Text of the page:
Australians are losing their savings as mortgage and rental stress continue to affect them.

Housing stress is still affecting a lot of households in Australia, with both owner-occupiers and renters reeling under the pressure.

A study by the ME Bank said roughly 45% of those with home loans use 30% of their disposable income to settle their monthly mortgage repayments.

ME economist Jeff Oughton said that, out of households with debt, the proportion of people thinking they would not be able to meet their required minimum loan repayments has increased.

While renters will still face financial stress over the next few months, Oughton said it would be more bearable for them, given that rents are falling. In fact, the share of renters using over 30% of their disposable income for rent has diminished to 67% from 72%.

Oughton said mortgage and rental stress are two of the reasons why Australians are forced to use their savings to cover the rising cost of living expenses.

"Comfort with short-term cash savings was the most notable component of the Household Financial Comfort Index to decline, seeing a 3% decrease to 4.93 out of 10 during the first half of 2018 – its lowest level in a couple of years," he said.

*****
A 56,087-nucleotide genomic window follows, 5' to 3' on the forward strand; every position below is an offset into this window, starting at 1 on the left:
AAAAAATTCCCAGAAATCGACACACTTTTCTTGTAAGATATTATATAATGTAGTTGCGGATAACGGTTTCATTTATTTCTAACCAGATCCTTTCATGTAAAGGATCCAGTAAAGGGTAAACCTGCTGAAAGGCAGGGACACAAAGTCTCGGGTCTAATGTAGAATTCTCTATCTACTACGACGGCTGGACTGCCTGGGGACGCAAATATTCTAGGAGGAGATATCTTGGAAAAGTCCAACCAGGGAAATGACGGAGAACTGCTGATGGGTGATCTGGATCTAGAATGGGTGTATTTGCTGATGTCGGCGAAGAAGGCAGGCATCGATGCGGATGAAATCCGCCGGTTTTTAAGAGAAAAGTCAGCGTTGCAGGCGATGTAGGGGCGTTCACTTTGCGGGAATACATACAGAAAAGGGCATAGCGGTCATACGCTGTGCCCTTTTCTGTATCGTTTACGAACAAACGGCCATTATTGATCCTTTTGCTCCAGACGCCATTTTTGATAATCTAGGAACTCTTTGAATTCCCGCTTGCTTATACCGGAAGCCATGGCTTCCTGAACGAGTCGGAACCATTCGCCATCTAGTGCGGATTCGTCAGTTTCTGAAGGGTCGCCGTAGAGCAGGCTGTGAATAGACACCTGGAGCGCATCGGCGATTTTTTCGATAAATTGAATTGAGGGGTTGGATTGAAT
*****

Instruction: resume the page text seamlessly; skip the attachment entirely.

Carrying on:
The ME study indicated that fewer households are saving, while more Australians are overspending.

“Clearly, this is a potential tipping point. At the moment, Australians generally can dip into their savings to get by. However, some households may get to a point where there are no more savings to draw from. Currently, around a quarter of Australian households has less than $1000 in cash savings," he said.

And with household income seemingly on hold, Australians have no choice but to get creative with their finances in order to make ends meet.

The study said nearly half of households had the same income as a year ago, while a quarter reported wage decreases.

Similar to the figures from the Australian Bureau of Statistics (ABS), the study's overall Household Financial Comfort Index revealed increased confidence in people’s ability to find a job.

"However, high levels of job insecurity and underemployment remain. Around 23% of casual and part-time workers said they would prefer to undertake full-time work if they could," Oughton said.